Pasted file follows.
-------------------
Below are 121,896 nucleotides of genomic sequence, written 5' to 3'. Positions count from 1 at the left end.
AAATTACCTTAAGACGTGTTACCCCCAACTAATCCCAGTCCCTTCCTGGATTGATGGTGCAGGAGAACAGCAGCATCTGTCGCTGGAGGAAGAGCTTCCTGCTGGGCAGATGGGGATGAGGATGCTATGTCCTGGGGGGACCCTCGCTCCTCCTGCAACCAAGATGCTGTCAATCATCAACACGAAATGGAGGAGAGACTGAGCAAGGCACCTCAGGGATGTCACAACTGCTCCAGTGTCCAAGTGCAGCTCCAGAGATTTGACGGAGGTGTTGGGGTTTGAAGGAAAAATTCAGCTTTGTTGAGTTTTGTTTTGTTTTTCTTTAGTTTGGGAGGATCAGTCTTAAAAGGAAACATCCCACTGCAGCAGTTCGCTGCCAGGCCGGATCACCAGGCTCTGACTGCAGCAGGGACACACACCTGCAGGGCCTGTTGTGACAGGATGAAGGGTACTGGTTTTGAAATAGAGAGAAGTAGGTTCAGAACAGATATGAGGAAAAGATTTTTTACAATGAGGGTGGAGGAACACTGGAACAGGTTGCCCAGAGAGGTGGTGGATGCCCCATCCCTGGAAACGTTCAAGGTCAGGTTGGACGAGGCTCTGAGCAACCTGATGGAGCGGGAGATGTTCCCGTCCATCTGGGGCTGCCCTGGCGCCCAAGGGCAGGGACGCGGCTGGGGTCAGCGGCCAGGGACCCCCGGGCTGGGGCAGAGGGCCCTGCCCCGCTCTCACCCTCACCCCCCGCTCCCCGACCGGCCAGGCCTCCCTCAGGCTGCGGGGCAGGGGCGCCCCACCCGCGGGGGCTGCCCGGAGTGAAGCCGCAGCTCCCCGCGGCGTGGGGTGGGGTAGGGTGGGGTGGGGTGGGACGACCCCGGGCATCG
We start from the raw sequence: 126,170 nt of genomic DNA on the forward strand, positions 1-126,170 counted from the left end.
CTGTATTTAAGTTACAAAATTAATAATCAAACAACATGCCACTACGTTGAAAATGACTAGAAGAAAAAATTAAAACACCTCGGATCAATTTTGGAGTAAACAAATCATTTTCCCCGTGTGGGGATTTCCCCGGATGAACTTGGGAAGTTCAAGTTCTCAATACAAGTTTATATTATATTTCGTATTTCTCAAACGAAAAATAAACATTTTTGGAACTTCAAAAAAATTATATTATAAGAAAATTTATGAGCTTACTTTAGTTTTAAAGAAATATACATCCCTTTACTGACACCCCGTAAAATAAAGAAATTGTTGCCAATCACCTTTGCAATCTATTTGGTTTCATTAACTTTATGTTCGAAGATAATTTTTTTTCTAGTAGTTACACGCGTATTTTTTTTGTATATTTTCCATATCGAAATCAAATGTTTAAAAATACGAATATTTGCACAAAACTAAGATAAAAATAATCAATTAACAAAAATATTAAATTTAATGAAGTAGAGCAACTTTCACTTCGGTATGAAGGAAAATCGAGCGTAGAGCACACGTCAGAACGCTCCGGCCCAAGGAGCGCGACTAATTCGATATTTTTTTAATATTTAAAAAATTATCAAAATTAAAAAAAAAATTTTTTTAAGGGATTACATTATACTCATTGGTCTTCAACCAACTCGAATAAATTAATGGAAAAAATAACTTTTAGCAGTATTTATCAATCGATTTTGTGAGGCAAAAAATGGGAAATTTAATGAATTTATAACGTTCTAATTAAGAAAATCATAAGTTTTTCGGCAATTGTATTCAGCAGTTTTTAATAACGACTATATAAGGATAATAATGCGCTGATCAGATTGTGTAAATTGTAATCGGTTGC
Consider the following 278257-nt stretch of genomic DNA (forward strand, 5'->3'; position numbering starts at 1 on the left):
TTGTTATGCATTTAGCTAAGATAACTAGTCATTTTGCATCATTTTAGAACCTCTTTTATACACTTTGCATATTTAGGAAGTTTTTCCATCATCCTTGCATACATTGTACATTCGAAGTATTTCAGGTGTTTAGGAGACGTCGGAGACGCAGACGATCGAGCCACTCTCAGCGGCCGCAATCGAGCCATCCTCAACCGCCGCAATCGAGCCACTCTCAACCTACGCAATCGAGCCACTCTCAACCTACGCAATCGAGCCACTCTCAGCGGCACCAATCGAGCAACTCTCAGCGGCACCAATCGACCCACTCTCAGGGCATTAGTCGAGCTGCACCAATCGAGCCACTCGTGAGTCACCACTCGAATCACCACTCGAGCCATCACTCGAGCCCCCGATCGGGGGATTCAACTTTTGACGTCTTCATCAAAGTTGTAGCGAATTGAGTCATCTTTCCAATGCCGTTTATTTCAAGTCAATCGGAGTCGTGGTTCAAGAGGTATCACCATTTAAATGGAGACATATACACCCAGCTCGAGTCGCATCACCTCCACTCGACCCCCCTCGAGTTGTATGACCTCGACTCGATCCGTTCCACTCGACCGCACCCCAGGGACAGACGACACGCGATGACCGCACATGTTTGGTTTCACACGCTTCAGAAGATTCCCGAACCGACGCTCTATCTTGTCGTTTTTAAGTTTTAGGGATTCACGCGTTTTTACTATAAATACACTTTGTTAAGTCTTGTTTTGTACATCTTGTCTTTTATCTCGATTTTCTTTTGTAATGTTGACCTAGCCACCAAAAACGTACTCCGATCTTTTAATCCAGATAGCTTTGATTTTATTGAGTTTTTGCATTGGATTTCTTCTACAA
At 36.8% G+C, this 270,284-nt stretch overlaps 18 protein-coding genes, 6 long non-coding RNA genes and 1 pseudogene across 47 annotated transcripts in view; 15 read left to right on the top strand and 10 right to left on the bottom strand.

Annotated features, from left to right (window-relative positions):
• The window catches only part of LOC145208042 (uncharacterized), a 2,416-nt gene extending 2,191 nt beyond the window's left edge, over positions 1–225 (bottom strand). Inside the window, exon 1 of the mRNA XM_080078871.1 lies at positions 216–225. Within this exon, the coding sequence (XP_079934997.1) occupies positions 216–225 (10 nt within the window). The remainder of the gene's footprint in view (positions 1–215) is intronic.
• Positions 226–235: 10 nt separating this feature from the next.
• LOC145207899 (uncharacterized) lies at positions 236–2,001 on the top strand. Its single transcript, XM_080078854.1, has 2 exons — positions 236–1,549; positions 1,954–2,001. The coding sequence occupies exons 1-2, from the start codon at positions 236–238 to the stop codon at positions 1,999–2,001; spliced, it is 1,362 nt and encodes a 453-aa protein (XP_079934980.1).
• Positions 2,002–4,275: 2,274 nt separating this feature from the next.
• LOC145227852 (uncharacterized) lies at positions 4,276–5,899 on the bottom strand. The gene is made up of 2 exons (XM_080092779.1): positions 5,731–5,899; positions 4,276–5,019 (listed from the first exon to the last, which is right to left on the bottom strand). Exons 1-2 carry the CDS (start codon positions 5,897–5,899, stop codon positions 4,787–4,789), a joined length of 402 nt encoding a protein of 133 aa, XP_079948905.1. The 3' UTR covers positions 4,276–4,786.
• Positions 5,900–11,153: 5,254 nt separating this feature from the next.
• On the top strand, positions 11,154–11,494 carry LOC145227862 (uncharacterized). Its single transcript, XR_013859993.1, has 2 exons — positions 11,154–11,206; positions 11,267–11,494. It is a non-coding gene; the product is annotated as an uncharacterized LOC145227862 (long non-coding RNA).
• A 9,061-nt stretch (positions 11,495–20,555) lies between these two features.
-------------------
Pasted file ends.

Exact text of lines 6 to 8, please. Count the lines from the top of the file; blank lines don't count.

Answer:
TTGTTATGCATTTAGCTAAGATAACTAGTCATTTTGCATCATTTTAGAACCTCTTTTATACACTTTGCATATTTAGGAAGTTTTTCCATCATCCTTGCATACATTGTACATTCGAAGTATTTCAGGTGTTTAGGAGACGTCGGAGACGCAGACGATCGAGCCACTCTCAGCGGCCGCAATCGAGCCATCCTCAACCGCCGCAATCGAGCCACTCTCAACCTACGCAATCGAGCCACTCTCAACCTACGCAATCGAGCCACTCTCAGCGGCACCAATCGAGCAACTCTCAGCGGCACCAATCGACCCACTCTCAGGGCATTAGTCGAGCTGCACCAATCGAGCCACTCGTGAGTCACCACTCGAATCACCACTCGAGCCATCACTCGAGCCCCCGATCGGGGGATTCAACTTTTGACGTCTTCATCAAAGTTGTAGCGAATTGAGTCATCTTTCCAATGCCGTTTATTTCAAGTCAATCGGAGTCGTGGTTCAAGAGGTATCACCATTTAAATGGAGACATATACACCCAGCTCGAGTCGCATCACCTCCACTCGACCCCCCTCGAGTTGTATGACCTCGACTCGATCCGTTCCACTCGACCGCACCCCAGGGACAGACGACACGCGATGACCGCACATGTTTGGTTTCACACGCTTCAGAAGATTCCCGAACCGACGCTCTATCTTGTCGTTTTTAAGTTTTAGGGATTCACGCGTTTTTACTATAAATACACTTTGTTAAGTCTTGTTTTGTACATCTTGTCTTTTATCTCGATTTTCTTTTGTAATGTTGACCTAGCCACCAAAAACGTACTCCGATCTTTTAATCCAGATAGCTTTGATTTTATTGAGTTTTTGCATTGGATTTCTTCTACAA
At 36.8% G+C, this 270,284-nt stretch overlaps 18 protein-coding genes, 6 long non-coding RNA genes and 1 pseudogene across 47 annotated transcripts in view; 15 read left to right on the top strand and 10 right to left on the bottom strand.

Annotated features, from left to right (window-relative positions):